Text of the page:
With two thrilling wins at Fenway Park last week, the Tampa Bay Rays left Boston with a 2 1/2-game lead in the AL East and a feeling their first division crown was well within reach.
Five days later, that cushion is on the verge of disappearing altogether.
The Red Sox will try to pull into a first-place tie with the Rays on Monday when the teams begin a critical three-game set at Tropicana Field that could go a long way toward deciding the East champion.
Heading into last week’s series, Tampa Bay (88-59) and Boston had split their first 12 regular-season meetings, with each team sweeping six games at its home park. They Rays’ inability to win at Fenway wasn’t anything new though – including their six losses there to start this season, they’d lost 32 out of their last 37 at the historic venue.
But Tampa Bay turned what could have wound up as another three-game sweep into a momentum-building result. The Rays dropped the opener 3-0, and were trailing 4-3 in the ninth on Tuesday before Dan Johnson - called up from the minors earlier that day - homered off closer Jonathan Papelbon, igniting a two-run rally that turned into a 5-4 win.
The next night, the score was tied at 1 from the third inning until the 14th, when Carlos Pena’s three-run homer lifted Tampa Bay to a 4-2 victory.
“If that’s what September baseball is all about, it’s a lot of fun,” Jason Hammel, who earned his first major league save on Wednesday, told the Rays’ official Web site. “… I can’t even talk right now. I’m still coming down from cloud nine.”
Tampa Bay had the opposite experience, though, once it arrived in New York to finish its nine-game road trip. After the opener was postponed by rain, it looked like the Rays were on their way to a doubleheader sweep Saturday, winning the first game 7-1 and leading 4-1 in the nightcap. But three errors helped erase that lead and Tampa Bay fell 6-5, then dropped the finale 8-4 on Sunday.
“It’s never good to lose a series,” manager Joe Maddon said. “It was obviously a tough road trip … not easy at all.”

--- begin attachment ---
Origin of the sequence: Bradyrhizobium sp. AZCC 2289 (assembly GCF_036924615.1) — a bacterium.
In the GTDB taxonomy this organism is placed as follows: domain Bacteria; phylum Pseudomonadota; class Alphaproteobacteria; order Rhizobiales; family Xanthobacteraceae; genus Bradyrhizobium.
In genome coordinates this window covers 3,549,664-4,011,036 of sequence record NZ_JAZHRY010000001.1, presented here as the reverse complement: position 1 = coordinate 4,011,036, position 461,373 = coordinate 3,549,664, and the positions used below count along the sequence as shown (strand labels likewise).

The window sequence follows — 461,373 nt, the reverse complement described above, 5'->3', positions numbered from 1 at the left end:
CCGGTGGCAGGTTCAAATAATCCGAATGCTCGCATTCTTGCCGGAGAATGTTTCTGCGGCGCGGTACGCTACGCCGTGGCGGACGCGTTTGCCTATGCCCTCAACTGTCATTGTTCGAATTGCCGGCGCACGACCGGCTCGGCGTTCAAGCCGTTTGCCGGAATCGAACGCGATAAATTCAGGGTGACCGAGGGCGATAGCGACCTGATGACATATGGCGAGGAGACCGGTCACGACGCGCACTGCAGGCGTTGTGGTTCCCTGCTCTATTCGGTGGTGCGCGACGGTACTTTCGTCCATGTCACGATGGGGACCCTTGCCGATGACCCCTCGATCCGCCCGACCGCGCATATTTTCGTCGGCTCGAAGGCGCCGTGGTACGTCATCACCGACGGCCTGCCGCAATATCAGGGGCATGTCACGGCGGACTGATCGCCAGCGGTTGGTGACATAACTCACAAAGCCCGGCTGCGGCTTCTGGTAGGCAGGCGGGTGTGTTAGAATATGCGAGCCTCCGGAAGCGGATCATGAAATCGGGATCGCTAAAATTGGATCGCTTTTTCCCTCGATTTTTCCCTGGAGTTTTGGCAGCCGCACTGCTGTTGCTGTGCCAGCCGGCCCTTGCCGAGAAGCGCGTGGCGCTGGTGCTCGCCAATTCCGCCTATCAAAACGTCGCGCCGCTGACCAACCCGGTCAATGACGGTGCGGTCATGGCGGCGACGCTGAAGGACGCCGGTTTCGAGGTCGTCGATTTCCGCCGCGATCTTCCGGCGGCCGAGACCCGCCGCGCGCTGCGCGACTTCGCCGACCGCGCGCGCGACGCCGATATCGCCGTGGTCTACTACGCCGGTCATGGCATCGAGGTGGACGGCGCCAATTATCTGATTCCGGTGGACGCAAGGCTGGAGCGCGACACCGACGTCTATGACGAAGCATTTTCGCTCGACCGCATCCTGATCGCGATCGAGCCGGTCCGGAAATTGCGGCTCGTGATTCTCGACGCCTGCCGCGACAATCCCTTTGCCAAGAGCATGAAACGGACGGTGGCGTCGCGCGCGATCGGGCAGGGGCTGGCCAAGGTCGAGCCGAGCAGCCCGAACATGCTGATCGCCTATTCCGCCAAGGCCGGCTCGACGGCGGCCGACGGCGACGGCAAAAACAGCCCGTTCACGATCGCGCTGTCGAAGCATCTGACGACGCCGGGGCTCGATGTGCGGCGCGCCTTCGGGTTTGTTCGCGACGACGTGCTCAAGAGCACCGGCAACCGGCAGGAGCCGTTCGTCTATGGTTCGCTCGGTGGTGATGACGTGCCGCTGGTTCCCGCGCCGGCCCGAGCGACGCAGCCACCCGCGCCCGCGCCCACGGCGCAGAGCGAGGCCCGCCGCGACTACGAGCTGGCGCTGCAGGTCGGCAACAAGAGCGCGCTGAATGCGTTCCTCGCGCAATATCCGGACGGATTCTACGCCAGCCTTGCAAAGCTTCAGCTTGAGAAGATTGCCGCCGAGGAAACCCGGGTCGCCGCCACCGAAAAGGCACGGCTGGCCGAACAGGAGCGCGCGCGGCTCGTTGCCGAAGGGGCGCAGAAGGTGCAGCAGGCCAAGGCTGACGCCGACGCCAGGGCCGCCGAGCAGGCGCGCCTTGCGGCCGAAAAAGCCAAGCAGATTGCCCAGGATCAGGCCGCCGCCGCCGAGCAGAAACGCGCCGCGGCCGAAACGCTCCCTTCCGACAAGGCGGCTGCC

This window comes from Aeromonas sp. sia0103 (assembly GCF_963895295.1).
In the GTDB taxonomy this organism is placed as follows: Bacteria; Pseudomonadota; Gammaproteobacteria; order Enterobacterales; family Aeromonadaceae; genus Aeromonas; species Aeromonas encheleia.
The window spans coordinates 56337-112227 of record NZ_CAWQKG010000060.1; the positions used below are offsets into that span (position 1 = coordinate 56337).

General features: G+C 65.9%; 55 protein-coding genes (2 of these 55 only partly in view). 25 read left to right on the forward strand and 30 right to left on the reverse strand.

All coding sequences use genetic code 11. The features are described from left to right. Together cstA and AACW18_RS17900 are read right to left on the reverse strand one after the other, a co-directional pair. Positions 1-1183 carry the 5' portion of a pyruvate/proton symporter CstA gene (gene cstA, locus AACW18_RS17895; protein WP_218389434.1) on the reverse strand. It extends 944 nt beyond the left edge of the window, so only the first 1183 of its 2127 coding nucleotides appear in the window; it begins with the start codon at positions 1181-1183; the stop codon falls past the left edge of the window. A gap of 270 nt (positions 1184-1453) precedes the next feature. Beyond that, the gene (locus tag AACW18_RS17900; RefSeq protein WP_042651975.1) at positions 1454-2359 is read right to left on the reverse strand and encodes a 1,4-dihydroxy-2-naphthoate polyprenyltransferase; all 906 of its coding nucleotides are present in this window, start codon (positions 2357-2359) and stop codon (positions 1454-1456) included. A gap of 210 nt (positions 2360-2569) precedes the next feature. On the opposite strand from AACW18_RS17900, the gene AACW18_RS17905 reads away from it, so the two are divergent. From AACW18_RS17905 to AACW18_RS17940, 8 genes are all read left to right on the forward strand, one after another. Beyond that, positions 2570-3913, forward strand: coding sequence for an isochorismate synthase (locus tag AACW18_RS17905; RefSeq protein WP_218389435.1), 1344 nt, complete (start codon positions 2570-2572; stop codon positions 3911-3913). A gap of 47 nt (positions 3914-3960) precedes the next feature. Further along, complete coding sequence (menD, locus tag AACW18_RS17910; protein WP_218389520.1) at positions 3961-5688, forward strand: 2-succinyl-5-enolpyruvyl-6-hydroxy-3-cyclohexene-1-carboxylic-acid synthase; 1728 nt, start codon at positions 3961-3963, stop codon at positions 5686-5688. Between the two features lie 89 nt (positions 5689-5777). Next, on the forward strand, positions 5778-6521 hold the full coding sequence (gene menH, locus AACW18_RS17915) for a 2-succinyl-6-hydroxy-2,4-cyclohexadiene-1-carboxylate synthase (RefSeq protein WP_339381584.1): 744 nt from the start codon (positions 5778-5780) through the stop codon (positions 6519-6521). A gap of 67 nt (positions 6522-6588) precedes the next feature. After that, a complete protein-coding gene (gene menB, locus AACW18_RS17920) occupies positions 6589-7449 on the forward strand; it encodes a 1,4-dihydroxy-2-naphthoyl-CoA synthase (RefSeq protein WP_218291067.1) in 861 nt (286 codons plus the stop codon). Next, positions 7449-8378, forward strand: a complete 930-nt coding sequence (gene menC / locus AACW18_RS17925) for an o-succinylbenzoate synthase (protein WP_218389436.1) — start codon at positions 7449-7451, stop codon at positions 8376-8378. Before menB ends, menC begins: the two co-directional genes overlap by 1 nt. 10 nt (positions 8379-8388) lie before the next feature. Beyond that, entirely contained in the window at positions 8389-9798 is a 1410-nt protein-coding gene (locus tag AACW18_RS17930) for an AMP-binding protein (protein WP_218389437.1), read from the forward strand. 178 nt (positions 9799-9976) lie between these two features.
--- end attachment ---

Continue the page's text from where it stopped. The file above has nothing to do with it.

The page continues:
Boston (88-61), meanwhile, bounced back nicely after the disheartening end to its series with the Rays. The Red Sox hosted Toronto for a four-game set that began Friday, though the sight of the Blue Jays hadn’t been a welcome one for manager Terry Francona’s club - they’d lost seven of 11 heading in.
But Boston finally figured out Toronto, winning three of four games, including a 4-3 victory on Sunday. The Red Sox now hit the road for six - three at Tampa Bay followed by their final three meetings with the Blue Jays.
“I think it will be as intense as it when (the Rays) were here,” said outfielder Jason Bay, who homered twice last week against Tampa Bay. “We kind of owe them a little bit.”
The opener at Tropicana Field features a pair of pitchers who don’t typically pitch deep into games despite often looking unhittable. Daisuke Matsuzaka (16-2, 2.97 ERA) will take the mound for Boston, and his two starts against Tampa Bay this season have illustrated his control issues despite his impressive repertoire.
Matsuzaka (0-0, 3.60 against the Rays) has pitched five innings in each start, walking nine batters. He gave up five free passes and three runs on Tuesday, getting a no-decision in the Rays’ 5-4 win.
His opponent that day was Scott Kazmir (11-6, 2.99), who he’ll also face on Monday. Kazmir has pitched more than six innings once in his last 16 starts. That’s exactly how long he went on Tuesday, giving up two runs and five hits.
Kazmir is 3-0 with a 2.15 ERA in his last five outings. In three starts spanning 15 innings against the Red Sox in 2008, he is 0-1 with a 5.40 ERA.